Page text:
David James Young writes…

What David did, what David's done and what David is going to do.

INTERVIEW: This is Hell (USA), October 2011

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I honestly have no recollection of this interview, so it’s nice to know that I threw in a whole slab of context in case I ever forgot about it. I’m not crazy about my formatting or approach here – the whole “rock & roll” angle is a bit cringeworthy. Still, I think you can see me experimenting a lot through my early Hysteria writing. There’s something there, I just don’t know exactly what it is yet.

This is Hell are cool. Apparently they’re big wrestling fans. Tight. I don’t really listen to them much anymore, but I got love for them all the same.

– DJY, May 2016

***

Hardcore New York punks This is Hell have been kicking arse and taking names across seven years and countless live shows. Barely a year since their last album, 2010’s Weight of the World, the band have kicked back into action with a new drummer and a cracking new album in Black Mass. Guitarist and founding member RICK JIMINEZ took a break from the road to speak with AUSTRALIAN HYSTERIA MAGAZINE about touring, guitar heroes and getting to tour with your best friends.

There’s a distinct difference between being in a rock band and being rock & roll. Being in a rock band can often mean you’re taking your interview calls from the comfort of a hotel room or even your own house. Being rock & roll, however, is taking an interview call in the middle of nowhere, somewhere between signs on a Californian freeway on the side of the road as your tour van awaits repairs. “We were on our way to a show,” explains Jiminez, “and the van just started smoking, so we had to pull it off to the side. We’ve been having troubles with this van for awhile now – same as the last one we hired, and the same one before that.” He’s clearly more than a little agitated about the whole ordeal, and Australian Hysteria offers to call back another time. Jiminez declines, however – after all, “this’ll give me some time to take my mind off things.”

There’s plenty of better things to talk about than shitty vans, too. For one, the band have just wrapped up production on their fourth album, Black Mass. Storming out of the gates at breakneck pace with thundering riffs, blasts of drums and the kind of no-bullshit attitude that has gotten them a worldwide following, Black Mass stands proudly amongst the finest work the band have done thus far. It also doubles as the most versatile that the band have ever sounded, ranging from their throwbacks to proto-hardcore to a balanced diet of Bay Area thrash metal. This was not quite intentional, according to Jiminez, but more of a happy accident on the band’s behalf.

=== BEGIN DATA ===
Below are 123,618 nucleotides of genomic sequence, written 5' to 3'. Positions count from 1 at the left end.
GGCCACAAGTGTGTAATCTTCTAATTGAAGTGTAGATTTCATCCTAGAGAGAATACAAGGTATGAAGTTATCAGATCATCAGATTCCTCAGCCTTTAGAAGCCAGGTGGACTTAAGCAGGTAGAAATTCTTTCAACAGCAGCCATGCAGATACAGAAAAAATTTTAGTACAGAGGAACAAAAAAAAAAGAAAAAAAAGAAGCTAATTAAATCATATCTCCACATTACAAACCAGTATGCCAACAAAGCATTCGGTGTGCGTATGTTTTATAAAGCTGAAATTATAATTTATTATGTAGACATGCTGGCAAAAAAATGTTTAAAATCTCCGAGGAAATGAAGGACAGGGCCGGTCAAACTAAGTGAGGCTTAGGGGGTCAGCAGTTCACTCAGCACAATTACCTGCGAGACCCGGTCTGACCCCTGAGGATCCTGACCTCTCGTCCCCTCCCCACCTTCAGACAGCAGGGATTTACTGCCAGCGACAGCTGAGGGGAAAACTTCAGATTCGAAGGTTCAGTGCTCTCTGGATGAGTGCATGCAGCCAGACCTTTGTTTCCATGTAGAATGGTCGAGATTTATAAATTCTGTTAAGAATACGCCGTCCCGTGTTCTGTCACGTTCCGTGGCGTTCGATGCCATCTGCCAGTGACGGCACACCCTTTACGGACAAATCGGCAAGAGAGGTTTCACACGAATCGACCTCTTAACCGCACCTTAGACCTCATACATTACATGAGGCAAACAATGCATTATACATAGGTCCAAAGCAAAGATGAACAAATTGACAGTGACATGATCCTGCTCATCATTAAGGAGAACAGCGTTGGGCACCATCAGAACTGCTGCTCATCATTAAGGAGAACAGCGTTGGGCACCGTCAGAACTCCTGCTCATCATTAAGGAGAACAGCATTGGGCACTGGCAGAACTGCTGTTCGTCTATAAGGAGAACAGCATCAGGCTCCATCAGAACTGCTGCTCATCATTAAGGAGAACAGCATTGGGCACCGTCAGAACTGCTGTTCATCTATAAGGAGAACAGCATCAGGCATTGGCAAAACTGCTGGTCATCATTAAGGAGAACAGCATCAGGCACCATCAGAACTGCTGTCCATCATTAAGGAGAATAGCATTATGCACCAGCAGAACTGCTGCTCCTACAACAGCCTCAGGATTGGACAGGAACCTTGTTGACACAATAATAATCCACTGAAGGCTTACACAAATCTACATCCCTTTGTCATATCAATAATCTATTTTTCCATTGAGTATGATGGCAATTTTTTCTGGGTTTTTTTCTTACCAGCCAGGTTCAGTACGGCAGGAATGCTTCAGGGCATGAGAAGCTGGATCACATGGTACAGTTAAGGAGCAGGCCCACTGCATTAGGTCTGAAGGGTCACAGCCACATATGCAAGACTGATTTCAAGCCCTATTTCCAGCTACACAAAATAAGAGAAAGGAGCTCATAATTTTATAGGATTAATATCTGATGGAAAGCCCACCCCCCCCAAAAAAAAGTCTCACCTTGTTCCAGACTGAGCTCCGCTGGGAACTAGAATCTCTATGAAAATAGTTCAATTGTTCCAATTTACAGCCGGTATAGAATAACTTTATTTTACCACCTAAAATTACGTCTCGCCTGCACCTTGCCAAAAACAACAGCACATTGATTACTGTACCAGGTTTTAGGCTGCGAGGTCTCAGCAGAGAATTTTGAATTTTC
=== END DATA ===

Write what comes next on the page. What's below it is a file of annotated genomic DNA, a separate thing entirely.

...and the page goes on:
“The way we all write individually is actually quite different to the way we write as This is Hell,” says Rick, who has been a part of the band since its inception alongside vocalist Travis Reilly. “I think, with writing this album, it was a matter of going back and finding what it is that made us want to play music to begin with. For me, with the stuff that I learned guitar on and the stuff I grew up on, it was the early Metallica, Slayer, Testament and what have you. It’s interesting, because although bands like that have always been loved by me and inspired me to write songs to begin with, they’ve never really been a prominent influence on This is Hell.”

“It was never me listening to a thrash metal band and turning into a hardcore song,” he continues. “It was more to do with taking that influence of their work and just playing with it, seeing how it came out. I think that’s definitely what separates this album from our last few – it really bridges together everything we’ve learned as a band.”

Fans will also be quick to note the shift into considerably more melodic territory than what had previously been attempted in the band’s body of work. Again, Jiminez emphasises that this was simply a matter of where the band ended up musically, rather than just deciding it would sound that way. “We never kind of sat down as a band and said ‘y’know, I think this would sound better if we were singing’ or ‘maybe we should rewrite that part’ or whatever. We’re never too self-conscious about that kind of thing, it’s never something that we’ve ever really made an executive decision on. The most important thing when we’re writing and recording is that we all agree on it. In this instance, we found that the direction we took on this record was the best thing to do.”

The band have been playing a few shows to warm up to Black Mass‘ release, but the big test of its quality will come when the band take on a massive U.S. tour near the end of the year. “Yeah, we’re going out on the road with Underoath, Comeback Kid and the Chariot,” mentions Rick casually, as if this kind of mammoth bill is part and parcel of the job. “We’re really excited about heading out with those guys. We’ve toured with them all a bunch of times – we were with Comeback Kid last time we were in Australia, actually – and they’re all such great guys, super-supportive of us and what we do. It’s going to be a lot of fun.” When Australian Hysteria asks if such a bill could ever come true here in Australia, Jiminez simply laughs and says “We’ll see.” He likes the chances of the band being back in the country in 2012, however. “We had such a blast last time,” he offers. “You lot sure know how to take care of us!”

With that, it’s back to the broken tour van and the rock & roll life.

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This entry was posted on 01/05/2016 by in Interviews and tagged , , , , , , , .
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